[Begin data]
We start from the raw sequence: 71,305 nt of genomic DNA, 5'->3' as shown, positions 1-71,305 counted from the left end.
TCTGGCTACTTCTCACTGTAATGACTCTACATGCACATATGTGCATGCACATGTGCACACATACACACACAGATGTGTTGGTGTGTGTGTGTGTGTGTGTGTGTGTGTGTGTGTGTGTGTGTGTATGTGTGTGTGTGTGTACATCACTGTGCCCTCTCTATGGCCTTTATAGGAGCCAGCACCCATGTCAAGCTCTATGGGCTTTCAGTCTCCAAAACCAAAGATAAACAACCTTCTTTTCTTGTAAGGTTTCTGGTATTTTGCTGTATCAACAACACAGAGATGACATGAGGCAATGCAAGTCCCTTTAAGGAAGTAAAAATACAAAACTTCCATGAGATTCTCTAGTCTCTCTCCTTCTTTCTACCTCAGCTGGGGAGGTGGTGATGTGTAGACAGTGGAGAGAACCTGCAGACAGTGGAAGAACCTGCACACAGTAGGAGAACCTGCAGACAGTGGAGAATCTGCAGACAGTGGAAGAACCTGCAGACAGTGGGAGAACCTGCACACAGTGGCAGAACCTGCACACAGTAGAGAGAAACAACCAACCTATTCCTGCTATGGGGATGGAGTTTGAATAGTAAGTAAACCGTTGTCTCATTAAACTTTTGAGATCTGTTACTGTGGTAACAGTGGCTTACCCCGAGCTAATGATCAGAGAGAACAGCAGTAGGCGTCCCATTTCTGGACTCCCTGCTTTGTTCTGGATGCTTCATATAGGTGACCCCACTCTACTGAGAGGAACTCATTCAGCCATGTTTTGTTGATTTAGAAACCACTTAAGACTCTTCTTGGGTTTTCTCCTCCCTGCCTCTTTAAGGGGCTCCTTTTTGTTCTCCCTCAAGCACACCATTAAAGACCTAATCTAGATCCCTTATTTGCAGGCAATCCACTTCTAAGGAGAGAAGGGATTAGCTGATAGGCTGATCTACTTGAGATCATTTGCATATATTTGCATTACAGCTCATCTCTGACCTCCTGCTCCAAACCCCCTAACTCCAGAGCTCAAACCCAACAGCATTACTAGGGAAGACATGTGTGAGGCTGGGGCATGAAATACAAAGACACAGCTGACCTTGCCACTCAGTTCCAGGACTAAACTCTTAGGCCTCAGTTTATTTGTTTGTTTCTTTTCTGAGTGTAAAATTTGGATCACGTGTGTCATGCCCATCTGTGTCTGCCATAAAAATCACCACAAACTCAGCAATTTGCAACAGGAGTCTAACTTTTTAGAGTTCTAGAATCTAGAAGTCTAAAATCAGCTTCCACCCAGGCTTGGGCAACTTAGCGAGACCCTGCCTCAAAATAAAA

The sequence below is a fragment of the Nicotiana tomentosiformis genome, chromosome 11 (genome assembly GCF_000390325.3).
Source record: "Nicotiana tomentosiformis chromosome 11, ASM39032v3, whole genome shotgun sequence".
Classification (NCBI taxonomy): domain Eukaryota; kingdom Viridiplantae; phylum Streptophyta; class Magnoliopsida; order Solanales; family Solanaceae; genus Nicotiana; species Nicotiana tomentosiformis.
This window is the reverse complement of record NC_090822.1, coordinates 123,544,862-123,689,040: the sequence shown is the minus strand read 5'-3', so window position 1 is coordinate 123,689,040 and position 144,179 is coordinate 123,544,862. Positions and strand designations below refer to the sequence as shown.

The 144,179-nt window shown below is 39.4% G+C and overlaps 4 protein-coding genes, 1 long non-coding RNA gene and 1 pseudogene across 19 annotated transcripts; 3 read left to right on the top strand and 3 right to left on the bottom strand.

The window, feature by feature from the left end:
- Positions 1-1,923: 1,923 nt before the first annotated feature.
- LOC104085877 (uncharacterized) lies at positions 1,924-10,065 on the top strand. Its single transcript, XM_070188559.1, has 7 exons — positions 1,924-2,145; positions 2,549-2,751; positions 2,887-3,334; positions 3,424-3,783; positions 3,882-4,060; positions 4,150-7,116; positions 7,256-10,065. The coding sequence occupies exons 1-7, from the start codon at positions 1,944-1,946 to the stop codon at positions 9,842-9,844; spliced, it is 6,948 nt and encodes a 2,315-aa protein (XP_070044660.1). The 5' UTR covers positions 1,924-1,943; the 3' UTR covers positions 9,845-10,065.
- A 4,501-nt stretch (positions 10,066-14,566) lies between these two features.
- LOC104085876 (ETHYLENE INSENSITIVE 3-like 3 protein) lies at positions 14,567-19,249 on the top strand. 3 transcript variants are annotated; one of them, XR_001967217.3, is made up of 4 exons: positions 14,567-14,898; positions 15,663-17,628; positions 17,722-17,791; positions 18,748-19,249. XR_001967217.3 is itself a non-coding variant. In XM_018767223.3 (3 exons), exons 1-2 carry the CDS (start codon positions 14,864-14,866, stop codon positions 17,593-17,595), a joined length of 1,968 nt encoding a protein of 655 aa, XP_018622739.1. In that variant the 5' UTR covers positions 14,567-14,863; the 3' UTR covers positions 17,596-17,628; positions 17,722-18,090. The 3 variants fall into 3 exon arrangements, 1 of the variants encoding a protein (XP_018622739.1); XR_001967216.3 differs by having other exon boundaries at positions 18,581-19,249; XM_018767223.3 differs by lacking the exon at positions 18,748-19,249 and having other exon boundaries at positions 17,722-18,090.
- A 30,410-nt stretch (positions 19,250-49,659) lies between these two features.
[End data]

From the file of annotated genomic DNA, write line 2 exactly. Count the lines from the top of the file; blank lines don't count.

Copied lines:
TCTGGCTACTTCTCACTGTAATGACTCTACATGCACATATGTGCATGCACATGTGCACACATACACACACAGATGTGTTGGTGTGTGTGTGTGTGTGTGTGTGTGTGTGTGTGTGTGTGTGTGTATGTGTGTGTGTGTGTACATCACTGTGCCCTCTCTATGGCCTTTATAGGAGCCAGCACCCATGTCAAGCTCTATGGGCTTTCAGTCTCCAAAACCAAAGATAAACAACCTTCTTTTCTTGTAAGGTTTCTGGTATTTTGCTGTATCAACAACACAGAGATGACATGAGGCAATGCAAGTCCCTTTAAGGAAGTAAAAATACAAAACTTCCATGAGATTCTCTAGTCTCTCTCCTTCTTTCTACCTCAGCTGGGGAGGTGGTGATGTGTAGACAGTGGAGAGAACCTGCAGACAGTGGAAGAACCTGCACACAGTAGGAGAACCTGCAGACAGTGGAGAATCTGCAGACAGTGGAAGAACCTGCAGACAGTGGGAGAACCTGCACACAGTGGCAGAACCTGCACACAGTAGAGAGAAACAACCAACCTATTCCTGCTATGGGGATGGAGTTTGAATAGTAAGTAAACCGTTGTCTCATTAAACTTTTGAGATCTGTTACTGTGGTAACAGTGGCTTACCCCGAGCTAATGATCAGAGAGAACAGCAGTAGGCGTCCCATTTCTGGACTCCCTGCTTTGTTCTGGATGCTTCATATAGGTGACCCCACTCTACTGAGAGGAACTCATTCAGCCATGTTTTGTTGATTTAGAAACCACTTAAGACTCTTCTTGGGTTTTCTCCTCCCTGCCTCTTTAAGGGGCTCCTTTTTGTTCTCCCTCAAGCACACCATTAAAGACCTAATCTAGATCCCTTATTTGCAGGCAATCCACTTCTAAGGAGAGAAGGGATTAGCTGATAGGCTGATCTACTTGAGATCATTTGCATATATTTGCATTACAGCTCATCTCTGACCTCCTGCTCCAAACCCCCTAACTCCAGAGCTCAAACCCAACAGCATTACTAGGGAAGACATGTGTGAGGCTGGGGCATGAAATACAAAGACACAGCTGACCTTGCCACTCAGTTCCAGGACTAAACTCTTAGGCCTCAGTTTATTTGTTTGTTTCTTTTCTGAGTGTAAAATTTGGATCACGTGTGTCATGCCCATCTGTGTCTGCCATAAAAATCACCACAAACTCAGCAATTTGCAACAGGAGTCTAACTTTTTAGAGTTCTAGAATCTAGAAGTCTAAAATCAGCTTCCACCCAGGCTTGGGCAACTTAGCGAGACCCTGCCTCAAAATAAAA